Chapter 5: Molecules, Compounds, and Chemical Equations

# 5.7 Determining Empirical and Molecular Formulas

### Learning Outcomes

- Compute the percent composition of a compound
- Determine the empirical formula of a compound
- Determine the molecular formula of a compound

In Section 5.6 Chemical Formulas, we discussed the relationship between the bulk mass of a substance and the number of atoms or molecules it contains (moles). Given the chemical formula of the substance, we were able to determine the amount of the substance (moles) from its mass, and vice versa. But what if the chemical formula of a substance is unknown? In this section, we will explore how to apply these very same principles in order to derive the chemical formulas of unknown substances from experimental mass measurements.

## Percent Composition

The elemental makeup of a compound defines its chemical identity, and chemical formulas are the most succinct way of representing this elemental makeup. When a compound’s formula is unknown, measuring the mass of each of its constituent elements is often the first step in the process of determining the formula experimentally. The results of these measurements permit the calculation of the compound’s **percent composition**, defined as the percentage by mass of each element in the compound. For example, consider a gaseous compound composed solely of carbon and hydrogen. The percent composition of this compound could be represented as follows:

[latex]\%\ce{H}=\dfrac{\text{mass H}}{\text{mass compound}}\times 100\%[/latex]

[latex]\%\ce{C}=\dfrac{\text{mass C}}{\text{mass compound}}\times 100\%[/latex]

If analysis of a 10.0-g sample of this gas showed it to contain 2.5 g [latex]\ce{H}[/latex] and 7.5 g [latex]\ce{C}[/latex], the percent composition would be calculated to be 25% [latex]\ce{H}[/latex] and 75% [latex]\ce{C}[/latex]:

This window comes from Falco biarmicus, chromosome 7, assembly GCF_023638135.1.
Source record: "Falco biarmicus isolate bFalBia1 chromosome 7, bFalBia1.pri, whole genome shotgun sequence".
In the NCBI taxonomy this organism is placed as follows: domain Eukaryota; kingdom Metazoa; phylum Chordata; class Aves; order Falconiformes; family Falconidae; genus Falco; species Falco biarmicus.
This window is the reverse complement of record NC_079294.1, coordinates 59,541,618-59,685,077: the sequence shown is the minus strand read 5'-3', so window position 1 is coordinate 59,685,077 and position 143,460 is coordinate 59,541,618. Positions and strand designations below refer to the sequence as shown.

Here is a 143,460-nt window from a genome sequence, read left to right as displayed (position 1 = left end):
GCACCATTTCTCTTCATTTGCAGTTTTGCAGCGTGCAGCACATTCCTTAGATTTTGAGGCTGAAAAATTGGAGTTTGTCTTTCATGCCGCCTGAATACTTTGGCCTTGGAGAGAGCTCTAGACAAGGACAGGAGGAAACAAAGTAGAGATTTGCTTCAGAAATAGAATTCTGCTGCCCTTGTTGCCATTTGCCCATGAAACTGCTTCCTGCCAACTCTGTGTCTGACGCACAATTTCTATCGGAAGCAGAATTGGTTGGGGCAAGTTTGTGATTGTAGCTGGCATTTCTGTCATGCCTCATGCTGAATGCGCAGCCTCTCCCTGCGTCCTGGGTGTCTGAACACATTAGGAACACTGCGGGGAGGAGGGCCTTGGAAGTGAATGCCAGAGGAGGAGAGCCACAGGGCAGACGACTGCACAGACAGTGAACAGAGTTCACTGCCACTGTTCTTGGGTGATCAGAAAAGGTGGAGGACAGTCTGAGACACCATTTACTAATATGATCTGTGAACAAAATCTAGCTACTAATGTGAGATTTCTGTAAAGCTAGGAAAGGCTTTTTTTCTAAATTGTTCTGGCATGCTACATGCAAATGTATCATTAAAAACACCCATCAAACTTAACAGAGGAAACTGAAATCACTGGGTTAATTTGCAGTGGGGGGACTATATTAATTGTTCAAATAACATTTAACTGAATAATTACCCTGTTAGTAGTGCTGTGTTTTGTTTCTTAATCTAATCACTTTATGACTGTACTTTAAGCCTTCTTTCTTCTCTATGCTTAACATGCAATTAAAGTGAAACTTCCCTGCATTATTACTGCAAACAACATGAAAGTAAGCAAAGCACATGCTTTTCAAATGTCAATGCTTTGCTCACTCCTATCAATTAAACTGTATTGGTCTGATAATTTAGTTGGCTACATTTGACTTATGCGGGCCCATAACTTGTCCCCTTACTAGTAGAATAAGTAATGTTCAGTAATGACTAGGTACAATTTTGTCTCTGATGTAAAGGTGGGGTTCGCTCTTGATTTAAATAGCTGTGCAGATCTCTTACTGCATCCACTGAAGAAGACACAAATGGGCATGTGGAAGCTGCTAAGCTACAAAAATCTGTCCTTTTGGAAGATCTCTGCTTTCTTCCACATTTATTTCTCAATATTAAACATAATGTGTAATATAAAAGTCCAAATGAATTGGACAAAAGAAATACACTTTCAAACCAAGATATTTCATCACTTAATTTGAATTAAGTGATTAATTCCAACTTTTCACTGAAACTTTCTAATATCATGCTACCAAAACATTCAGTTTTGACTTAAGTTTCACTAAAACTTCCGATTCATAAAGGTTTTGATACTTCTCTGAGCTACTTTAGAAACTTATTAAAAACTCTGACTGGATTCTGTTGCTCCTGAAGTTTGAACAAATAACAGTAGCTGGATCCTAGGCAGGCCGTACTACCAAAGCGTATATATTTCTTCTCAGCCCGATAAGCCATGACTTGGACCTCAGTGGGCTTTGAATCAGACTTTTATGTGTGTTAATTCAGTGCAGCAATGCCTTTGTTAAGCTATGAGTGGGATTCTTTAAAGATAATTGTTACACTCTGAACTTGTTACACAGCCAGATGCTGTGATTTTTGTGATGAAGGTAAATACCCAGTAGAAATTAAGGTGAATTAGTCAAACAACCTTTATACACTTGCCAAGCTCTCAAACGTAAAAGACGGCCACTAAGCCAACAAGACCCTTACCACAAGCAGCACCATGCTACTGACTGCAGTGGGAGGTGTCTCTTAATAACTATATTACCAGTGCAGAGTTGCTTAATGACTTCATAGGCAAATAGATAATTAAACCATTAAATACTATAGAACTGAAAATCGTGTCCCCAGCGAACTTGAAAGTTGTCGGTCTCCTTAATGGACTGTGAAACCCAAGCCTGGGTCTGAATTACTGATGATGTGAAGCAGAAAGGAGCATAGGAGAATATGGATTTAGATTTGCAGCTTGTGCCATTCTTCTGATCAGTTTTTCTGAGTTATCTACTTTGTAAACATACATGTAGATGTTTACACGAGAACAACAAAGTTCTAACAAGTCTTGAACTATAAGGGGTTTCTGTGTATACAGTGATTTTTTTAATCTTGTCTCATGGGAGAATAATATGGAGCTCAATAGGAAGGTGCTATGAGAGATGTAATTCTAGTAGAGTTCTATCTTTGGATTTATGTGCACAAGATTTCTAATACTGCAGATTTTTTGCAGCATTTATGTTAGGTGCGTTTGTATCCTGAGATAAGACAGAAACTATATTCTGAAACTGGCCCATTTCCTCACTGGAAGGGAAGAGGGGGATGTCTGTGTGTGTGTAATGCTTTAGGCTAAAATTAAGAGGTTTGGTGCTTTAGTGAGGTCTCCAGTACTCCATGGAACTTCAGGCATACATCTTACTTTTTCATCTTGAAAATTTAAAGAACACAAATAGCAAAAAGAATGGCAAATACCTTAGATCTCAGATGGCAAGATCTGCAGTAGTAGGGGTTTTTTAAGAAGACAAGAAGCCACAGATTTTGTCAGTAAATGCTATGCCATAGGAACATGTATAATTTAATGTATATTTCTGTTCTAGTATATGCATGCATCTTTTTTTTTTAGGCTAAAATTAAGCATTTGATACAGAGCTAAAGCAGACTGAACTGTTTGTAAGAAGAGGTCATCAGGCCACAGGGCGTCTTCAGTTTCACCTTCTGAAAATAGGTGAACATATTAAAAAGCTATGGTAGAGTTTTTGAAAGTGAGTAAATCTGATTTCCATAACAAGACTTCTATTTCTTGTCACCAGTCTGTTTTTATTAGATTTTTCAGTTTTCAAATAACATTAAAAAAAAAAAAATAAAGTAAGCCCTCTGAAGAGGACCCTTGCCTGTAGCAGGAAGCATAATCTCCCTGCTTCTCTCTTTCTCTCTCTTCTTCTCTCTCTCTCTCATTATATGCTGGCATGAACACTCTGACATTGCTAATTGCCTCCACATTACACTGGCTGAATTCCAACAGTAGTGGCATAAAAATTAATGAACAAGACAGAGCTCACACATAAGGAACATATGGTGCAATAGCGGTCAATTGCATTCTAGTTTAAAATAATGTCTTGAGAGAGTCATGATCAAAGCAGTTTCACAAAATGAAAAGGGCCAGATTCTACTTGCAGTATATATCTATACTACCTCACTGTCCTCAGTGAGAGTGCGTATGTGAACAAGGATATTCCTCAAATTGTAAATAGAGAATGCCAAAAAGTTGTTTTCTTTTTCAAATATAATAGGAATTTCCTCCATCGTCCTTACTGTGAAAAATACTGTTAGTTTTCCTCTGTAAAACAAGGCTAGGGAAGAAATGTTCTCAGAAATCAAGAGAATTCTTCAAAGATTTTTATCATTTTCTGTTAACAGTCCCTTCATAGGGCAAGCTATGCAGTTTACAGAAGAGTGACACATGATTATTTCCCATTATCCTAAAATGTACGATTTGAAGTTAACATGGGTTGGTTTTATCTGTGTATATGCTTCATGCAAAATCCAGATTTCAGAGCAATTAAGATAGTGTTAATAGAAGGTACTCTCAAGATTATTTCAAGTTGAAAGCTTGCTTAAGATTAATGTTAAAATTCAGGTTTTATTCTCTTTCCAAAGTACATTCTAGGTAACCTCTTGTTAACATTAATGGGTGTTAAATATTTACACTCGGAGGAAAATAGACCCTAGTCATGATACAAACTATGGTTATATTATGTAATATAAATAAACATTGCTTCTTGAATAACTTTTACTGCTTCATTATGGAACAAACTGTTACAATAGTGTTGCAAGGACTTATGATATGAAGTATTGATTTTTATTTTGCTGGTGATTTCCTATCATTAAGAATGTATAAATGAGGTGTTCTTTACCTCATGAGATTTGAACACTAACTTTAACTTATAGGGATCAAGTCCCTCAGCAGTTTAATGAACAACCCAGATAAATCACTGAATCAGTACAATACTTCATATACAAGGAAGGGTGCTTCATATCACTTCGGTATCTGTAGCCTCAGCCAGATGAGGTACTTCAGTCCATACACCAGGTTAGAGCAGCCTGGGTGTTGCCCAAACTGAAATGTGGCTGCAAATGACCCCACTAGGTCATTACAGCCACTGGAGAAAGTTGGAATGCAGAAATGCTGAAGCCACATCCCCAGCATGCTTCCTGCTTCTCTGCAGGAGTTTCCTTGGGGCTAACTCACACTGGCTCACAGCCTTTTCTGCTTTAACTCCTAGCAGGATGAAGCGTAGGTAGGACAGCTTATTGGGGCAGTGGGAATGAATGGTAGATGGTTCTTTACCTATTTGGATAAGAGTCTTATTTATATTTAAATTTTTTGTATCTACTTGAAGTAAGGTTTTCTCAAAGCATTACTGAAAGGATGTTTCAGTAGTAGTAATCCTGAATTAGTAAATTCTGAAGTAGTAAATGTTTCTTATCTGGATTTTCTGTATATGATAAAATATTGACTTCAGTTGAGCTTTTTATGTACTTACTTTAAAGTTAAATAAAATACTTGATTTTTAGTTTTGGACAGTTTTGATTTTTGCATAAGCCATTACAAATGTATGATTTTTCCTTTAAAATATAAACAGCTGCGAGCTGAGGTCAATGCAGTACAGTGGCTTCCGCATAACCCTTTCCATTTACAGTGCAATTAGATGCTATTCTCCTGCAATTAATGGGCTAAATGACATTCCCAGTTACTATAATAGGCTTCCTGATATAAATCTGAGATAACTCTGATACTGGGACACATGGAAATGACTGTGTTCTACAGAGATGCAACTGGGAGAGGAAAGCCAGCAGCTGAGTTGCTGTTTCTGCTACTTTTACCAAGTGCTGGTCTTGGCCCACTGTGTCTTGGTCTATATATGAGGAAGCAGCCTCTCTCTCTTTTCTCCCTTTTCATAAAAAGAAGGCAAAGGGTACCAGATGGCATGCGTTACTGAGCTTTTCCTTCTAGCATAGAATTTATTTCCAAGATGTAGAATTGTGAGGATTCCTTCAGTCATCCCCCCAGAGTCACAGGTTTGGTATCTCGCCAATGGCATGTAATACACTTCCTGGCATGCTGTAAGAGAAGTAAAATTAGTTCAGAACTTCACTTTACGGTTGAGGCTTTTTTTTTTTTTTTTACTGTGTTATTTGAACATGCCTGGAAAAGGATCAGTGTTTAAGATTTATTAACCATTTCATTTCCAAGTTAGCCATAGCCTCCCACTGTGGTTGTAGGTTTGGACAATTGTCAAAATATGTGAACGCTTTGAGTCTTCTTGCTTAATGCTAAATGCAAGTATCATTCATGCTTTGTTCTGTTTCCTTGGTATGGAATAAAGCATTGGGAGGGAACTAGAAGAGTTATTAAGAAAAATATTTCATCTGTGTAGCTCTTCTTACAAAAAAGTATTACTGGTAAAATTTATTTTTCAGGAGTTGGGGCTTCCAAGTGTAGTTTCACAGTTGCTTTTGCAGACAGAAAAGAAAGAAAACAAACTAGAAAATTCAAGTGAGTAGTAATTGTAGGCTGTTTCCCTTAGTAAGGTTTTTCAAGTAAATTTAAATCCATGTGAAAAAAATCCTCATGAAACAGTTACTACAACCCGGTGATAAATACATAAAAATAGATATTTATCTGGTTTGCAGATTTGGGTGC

[latex]\%\ce{H}=\dfrac{2.5\text{g H}}{10.0\text{g compound}}\times 100\%=25\%[/latex]

[latex]\%\ce{C}=\dfrac{7.5\text{g C}}{10.0\text{g compound}}\times 100\%=75\%[/latex]

### Example 5.7.1: Calculation of Percent Composition

Analysis of a 12.04-g sample of a liquid compound composed of carbon, hydrogen, and nitrogen showed it to contain 7.34 g [latex]\ce{C}[/latex], 1.85 g [latex]\ce{H}[/latex], and 2.85 g [latex]\ce{N}[/latex]. What is the percent composition of this compound?

## Show Solution

To calculate percent composition, we divide the experimentally derived mass of each element by the overall mass of the compound, and then convert to a percentage:

[latex]\begin{array}{c}\\ \%\ce{C}=\dfrac{7.34\text{g C}}{12.04\text{g compound}}\times 100\%=61.0\%\\ \%\ce{H}=\dfrac{1.85\text{g H}}{12.04\text{g compound}}\times 100\%=15.4\%\\ \%\ce{N}=\dfrac{2.85\text{g N}}{12.04\text{g compound}}\times 100\%=23.7\%\end{array}[/latex]

The analysis results indicate that the compound is 61.0% [latex]\ce{C}[/latex], 15.4% [latex]\ce{H}[/latex], and 23.7% [latex]\ce{N}[/latex] by mass.

#### Check Your Learning

### Determining Percent Composition from Molecular or Empirical Formulas

Percent composition is also useful for evaluating the relative abundance of a given element in different compounds of known formulas. As one example, consider the common nitrogen-containing fertilizers ammonia ([latex]\ce{NH3}[/latex]), ammonium nitrate ([latex]\ce{NH4NO3}[/latex]), and urea ([latex]\ce{CH4N2O}[/latex]). The element nitrogen is the active ingredient for agricultural purposes, so the mass percentage of nitrogen in the compound is a practical and economic concern for consumers choosing among these fertilizers. For these sorts of applications, the percent composition of a compound is easily derived from its formula mass and the atomic masses of its constituent elements. A molecule of [latex]\ce{NH3}[/latex] contains one N atom weighing 14.01 amu and three H atoms weighing a total of (3 × 1.008 amu) = 3.024 amu The formula mass of ammonia is therefore (14.01 amu + 3.024 amu) = 17.03 amu, and its percent composition is:

[latex]\begin{array}{c}\\ \%\ce{N}=\dfrac{14.01\text{ amu } \ce{N}}{17.03\text{ amu }{\ce{ NH}}_{3}}\times 100\%=82.27\%\\ \%\ce{H}=\dfrac{3.024\text{ amu N}}{17.03\text{ amu }{\ce{ NH}}_{3}}\times 100\%=17.76\%\end{array}[/latex]

This same approach may be taken considering a pair of molecules, a dozen molecules, or a mole of molecules, etc. The latter amount is most convenient and would simply involve the use of molar masses instead of atomic and formula masses, as demonstrated in the example problem below. As long as we know the chemical formula of the substance in question, we can easily derive percent composition from the formula mass or molar mass.